# Do the eigenvectors of different observables span the same Hilbert space?

The Hilbert space is spanned by independent bases. The textbook said that the eigenvectors of observable spans the Hilbert space. Do the eigenvectors of multiple observables span the same Hilbert space?

So what I mean is that let's assume we have a state $$|\Psi\rangle$$ which lives in the Hilbert space. We have two operators which correspond to observables denoted as $$\hat{O}_{1}$$ and $$\hat{O}_{2}$$. Let's measure the observable $$O_{1}$$. Our state $$|\Psi\rangle$$ will collapse and we measure one of the eigenvalues. The state $$|\Psi\rangle$$ will be one of the eigenvectors, let's say $$|\Psi\rangle = |\psi_{1}\rangle$$ where $$|\psi_{1}\rangle$$ one of the eigenvector of observable $$\hat{O}_{1}$$ is. Let's measure now the observable $$O_{2}$$. Our state $$|\Psi\rangle = |\psi_{1}\rangle$$ will collapse to one of the eigenstates of observable $$O_{2}$$. The eigenvectors $$\hat{O}_{1}$$ span the Hilbert space. The eigenvectors $$\hat{O}_{2}$$ span the Hilbert space. Do both eigenvectors span the same Hilbert space where state $$|\Psi\rangle$$ lives?

• There is something a bit circular going on here. When you define the two operators as both spanning the same Hilbert space, then of course they span that Hilbert space. If you have a state that lives in a Hilbert space different to the one spanned by some operator, then you can't really measure that operator. So most of these questions will be answered by definition or by considering the actual quantities in the physical system that you are investigating Feb 28, 2022 at 18:29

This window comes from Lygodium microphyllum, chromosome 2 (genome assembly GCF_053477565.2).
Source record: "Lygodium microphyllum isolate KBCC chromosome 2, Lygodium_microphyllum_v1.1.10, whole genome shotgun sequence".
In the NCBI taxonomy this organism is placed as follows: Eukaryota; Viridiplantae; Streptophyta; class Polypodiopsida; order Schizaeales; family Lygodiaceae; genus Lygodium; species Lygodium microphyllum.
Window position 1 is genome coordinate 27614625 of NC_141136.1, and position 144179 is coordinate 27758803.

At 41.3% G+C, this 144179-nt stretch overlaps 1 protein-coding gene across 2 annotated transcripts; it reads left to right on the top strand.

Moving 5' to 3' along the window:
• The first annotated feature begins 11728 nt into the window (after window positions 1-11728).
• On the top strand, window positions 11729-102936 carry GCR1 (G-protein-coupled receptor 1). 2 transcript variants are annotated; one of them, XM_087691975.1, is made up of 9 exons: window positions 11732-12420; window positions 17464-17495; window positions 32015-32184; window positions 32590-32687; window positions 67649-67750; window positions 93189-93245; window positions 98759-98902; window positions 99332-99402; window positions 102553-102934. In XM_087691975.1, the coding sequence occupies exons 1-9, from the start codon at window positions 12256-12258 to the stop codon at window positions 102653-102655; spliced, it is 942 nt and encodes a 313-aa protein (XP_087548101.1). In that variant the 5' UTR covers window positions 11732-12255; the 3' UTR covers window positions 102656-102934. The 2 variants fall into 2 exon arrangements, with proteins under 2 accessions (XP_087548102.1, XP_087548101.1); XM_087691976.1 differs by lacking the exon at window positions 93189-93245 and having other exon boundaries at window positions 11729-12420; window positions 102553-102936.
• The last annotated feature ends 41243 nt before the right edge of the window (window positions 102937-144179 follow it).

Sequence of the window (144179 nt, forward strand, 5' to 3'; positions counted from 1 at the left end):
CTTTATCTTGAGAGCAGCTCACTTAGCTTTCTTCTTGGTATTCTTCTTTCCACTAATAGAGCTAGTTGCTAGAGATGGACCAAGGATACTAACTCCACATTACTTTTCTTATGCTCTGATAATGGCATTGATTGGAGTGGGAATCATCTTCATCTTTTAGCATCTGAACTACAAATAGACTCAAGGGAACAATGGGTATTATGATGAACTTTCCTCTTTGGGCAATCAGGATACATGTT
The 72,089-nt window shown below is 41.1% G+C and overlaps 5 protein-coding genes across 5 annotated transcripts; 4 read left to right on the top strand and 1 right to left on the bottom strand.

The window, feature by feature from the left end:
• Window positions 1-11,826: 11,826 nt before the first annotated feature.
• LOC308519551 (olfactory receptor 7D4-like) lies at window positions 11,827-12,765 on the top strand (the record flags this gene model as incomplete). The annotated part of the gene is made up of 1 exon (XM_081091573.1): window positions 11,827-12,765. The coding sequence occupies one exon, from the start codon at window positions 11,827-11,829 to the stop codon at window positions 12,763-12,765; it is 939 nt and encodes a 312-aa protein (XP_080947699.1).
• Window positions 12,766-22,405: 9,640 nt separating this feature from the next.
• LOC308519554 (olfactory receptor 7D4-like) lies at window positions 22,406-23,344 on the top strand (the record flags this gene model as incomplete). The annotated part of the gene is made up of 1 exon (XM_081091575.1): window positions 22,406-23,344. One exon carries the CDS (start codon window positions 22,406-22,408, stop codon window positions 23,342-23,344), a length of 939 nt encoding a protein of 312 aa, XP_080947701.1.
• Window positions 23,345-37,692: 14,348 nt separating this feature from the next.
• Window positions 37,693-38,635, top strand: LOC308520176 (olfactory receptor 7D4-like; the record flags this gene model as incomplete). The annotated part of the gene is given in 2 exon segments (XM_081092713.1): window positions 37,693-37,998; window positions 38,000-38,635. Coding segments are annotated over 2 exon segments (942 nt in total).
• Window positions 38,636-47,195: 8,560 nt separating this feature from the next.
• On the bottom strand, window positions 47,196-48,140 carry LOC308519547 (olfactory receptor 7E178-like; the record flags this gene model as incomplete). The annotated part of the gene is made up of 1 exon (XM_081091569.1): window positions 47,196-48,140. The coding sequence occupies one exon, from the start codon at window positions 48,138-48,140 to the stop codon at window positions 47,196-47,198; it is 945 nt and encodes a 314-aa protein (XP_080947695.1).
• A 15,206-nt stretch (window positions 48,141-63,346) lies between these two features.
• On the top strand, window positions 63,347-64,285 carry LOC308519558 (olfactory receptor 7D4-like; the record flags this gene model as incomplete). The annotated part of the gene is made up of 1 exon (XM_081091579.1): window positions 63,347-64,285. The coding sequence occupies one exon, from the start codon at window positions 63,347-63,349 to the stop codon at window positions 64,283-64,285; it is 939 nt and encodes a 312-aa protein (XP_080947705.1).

Yes, they span the same Hilbert space. If the two observables commute, $$\begin{equation} [O_1 , O_2 ] = O_1 O_2 - O_2 O_1 = 0, \end{equation}$$ they share an eigenbasis, i.e. there is a basis $$\{\vert \psi_n \rangle\}$$ with $$\begin{equation} O_1 \vert \psi_n \rangle = \lambda_n \vert \psi_n \rangle,\ O_2 \vert \psi_n \rangle = \rho_n \vert \psi_n \rangle, \end{equation}$$ where $$\lambda_n$$ are the eigenvalues of $$O_1$$ and $$\rho_n$$ are the eigenvalues of $$O_2$$. If the observables do not commute, however, $$\begin{equation} [O_1 , O_2 ] \neq 0, \end{equation}$$ they do not share and eigenbasis. In this case, there are different bases, $$\{\vert \psi^i_n \rangle\},\ i = 1,2$$, with $$\begin{equation} O_1 \vert \psi^1_n \rangle = \lambda_n \vert \psi^1_n \rangle,\ O_2 \vert \psi^2_n \rangle = \rho_n \vert \psi^2_n \rangle. \end{equation}$$ The two bases both span the Hilbert space and you can go from one to the other by a unitary transformation $$\begin{equation} \vert \psi^2_n \rangle = \sum_{m} U_{mn} \vert \psi^1_m \rangle,\ U_{mn} = \langle \psi^1_m \vert \psi^2_n \rangle. \end{equation}$$ This unitary transformation is analogous to rotating your frame of reference in a real vector space like $$\mathbb{R}^2$$ in the complex Hilbert space of your quantum system. Its still the same space only in a different basis.
Now, as you suggest prepare the system in an eigenstate of $$O_1$$, say $$\vert \psi^1_1 \rangle$$. Then, upon measuring $$O_2$$, we end up in state $$\vert \psi^2_n \rangle$$ with probability $$\vert\langle \psi^1_m \vert \psi^2_n \rangle\vert^2$$.